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Generation Y characteristics in the workplace

Generation Y Characteristics In The Workplace | 3 Insights

Much maligned and mischaracterized, millennials are having their moment. No matter what the post-pandemic “normal” looks like, Generation Y is poised to thrive. Digital natives comfortable with tech, the cohort born between 1981 and 1996 was better prepared than their elders to handle 2020’s remote working demands. Yet unlike younger Gen Zers, most millennials have already moved a rung or two up the corporate ladder. That means they had mentors, guidance, and experience –– something many recently graduated twenty-somethings lacked. Chances are you’ll soon be working with –– or for –– a  millennial soon (assuming you aren’t one yourself). So what are some generation Y characteristics in the workplace?

They’re Driven to Succeed


There’s a reason studies suggest almost half of all millennials expect a promotion every couple of years. It’s not entitlement. It’s reality. Many people under 40 have already shucked off the corporate yoke (and the corporate safety net). They’ve set out on their own and forged their own path. I’m not just talking about the Evan Spiegels of the world. The billionaire Snapchat founder and CEO may be sui generis but there are tons of successful millennial online sellers, app creators, and self-published authors. If you’re a member of Gen Y, you probably know someone your age who succeeded by forging their own path. Older generations had CEOs for role models. For us, its entrepreneurs like Steve Jobs.  


So, if you are working for someone else, you need a reason to stay. You want the company employing you to be on the cutting edge –– a showcase for your talent. If you’ve hired a millennia,l be prepared. We expect our bosses to support and promote us not based on seniority but because we are diligent, intelligent, and uniquely skilled. We prize flexibility –– which is why many of us handled remote work better than our elders. We also value inclusivity and collaboration. But then, what company doesn’t? 


Plus, let’s be honest, millennials need the money. There was a frequently reposted story    that might have been apocryphal about a wealthy Baby Boomer bragging that he started with nothing. The millennial’s reply? I’d love to start with nothing! Most people under 40 graduated with student loan debt of around $30,000. For advanced degrees, a six-figure debt load is common. Yet the average millennial earns around $35,000 a year. They are literally starting with less than zero –– a negative net worth that informs every decision from buying a car to having a baby. Although in 2020 many traded pricey, tiny urban apartments for less expensive, spacious, rural homes, how many will stay in their new surroundings is an unanswered question. Just know that if you’re wondering what drives millennials and keeps them up at night it’s that huge pile of debt.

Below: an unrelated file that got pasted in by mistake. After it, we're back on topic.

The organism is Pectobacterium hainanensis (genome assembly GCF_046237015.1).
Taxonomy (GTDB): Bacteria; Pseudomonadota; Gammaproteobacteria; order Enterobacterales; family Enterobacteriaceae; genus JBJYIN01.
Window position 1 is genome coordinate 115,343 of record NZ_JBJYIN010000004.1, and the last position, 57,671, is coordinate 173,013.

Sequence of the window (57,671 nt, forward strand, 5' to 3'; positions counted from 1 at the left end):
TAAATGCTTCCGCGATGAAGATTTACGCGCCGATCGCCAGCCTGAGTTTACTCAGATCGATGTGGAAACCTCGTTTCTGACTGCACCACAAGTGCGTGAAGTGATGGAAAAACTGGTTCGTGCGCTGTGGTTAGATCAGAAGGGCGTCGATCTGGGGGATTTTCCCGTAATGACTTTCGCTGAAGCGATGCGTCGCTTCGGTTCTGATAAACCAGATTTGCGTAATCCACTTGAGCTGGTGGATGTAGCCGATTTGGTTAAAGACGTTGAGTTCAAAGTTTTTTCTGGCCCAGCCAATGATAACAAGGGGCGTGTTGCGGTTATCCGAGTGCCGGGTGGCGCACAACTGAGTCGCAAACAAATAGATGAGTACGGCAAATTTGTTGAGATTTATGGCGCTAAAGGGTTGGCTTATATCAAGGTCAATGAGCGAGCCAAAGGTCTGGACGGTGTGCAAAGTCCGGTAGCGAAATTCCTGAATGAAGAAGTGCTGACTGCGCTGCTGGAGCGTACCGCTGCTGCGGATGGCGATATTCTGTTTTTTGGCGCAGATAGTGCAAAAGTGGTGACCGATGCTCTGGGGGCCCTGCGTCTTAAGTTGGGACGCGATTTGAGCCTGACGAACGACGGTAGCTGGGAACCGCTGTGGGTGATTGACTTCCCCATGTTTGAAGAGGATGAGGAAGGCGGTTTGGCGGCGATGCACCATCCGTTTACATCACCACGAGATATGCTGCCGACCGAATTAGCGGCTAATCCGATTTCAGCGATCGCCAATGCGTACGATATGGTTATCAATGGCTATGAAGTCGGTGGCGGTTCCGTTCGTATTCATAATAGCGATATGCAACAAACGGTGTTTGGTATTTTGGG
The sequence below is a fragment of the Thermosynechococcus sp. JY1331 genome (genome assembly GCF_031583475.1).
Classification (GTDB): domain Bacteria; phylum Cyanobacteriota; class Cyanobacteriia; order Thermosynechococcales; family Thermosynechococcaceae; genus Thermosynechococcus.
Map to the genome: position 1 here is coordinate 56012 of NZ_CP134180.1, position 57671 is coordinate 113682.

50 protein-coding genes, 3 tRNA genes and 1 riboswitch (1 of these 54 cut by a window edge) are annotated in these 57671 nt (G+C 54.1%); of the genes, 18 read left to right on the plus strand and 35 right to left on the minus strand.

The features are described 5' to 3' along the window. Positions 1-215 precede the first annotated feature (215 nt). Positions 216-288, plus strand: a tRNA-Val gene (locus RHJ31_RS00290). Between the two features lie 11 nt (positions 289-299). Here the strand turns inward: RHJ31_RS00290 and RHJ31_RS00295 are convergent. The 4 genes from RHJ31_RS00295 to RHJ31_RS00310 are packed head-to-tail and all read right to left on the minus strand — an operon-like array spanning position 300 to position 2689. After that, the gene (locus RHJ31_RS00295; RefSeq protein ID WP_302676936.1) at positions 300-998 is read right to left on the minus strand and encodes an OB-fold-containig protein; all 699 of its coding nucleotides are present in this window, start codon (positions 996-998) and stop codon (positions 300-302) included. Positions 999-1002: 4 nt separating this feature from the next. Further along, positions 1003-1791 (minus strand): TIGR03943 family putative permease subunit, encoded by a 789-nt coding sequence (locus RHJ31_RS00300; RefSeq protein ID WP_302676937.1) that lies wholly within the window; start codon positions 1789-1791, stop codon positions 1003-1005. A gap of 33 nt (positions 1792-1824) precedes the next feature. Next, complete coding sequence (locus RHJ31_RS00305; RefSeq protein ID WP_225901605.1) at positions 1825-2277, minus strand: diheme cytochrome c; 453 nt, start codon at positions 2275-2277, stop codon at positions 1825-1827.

They’re Educated


Our Boomer and Gen X parents taught us well. We believe it’s almost impossible to succeed without higher education. We attended university in droves –- it’s why 13% of Americans now holds an advanced degree. Since 2000, the number of people aged 25 and over whose highest degree was a master’s doubled. Unfortunately, it’s also why so many restaurant servers and ride-share drivers hold a bachelor’s degree. One of the main generation Y characteristics in the workplace is that they are not only highly educated in the conventional sense but developed the sort of skills that once required specialized training. Many have been shooting, editing, and posting videos online for years. They are skilled marketers, photographers, influencers. It doesn’t matter what your business, I can’t imagine a company that wouldn’t value those skills. So don’t denigrate them for being attached to their phones. Plenty of people are alive in 2021 because they spent last year “attached to their phones.” Unfortunately, that doesn’t always mean they have plenty of friends “in real life.” According to author Jill Filipovic 22% percent of millennials listed the number of friends they have as “zero.” That’s more than twice as many boomers who say they are friendless. Work might really be better than home for many of them. 

The Past Isn’t Prologue


The last century might as well have been the 1800s. Millennials aren’t hung up on how things have already been done. They’re disruptors, for better or worse. If you have a mindset that the old ways are the best ways, clashes are inevitable. Expect questions. Answering them will not only inform your younger workers but might clarify why there are better ways of doing things. Because it’s hard for businesses or people to thrive when they’re stuck in the past. 

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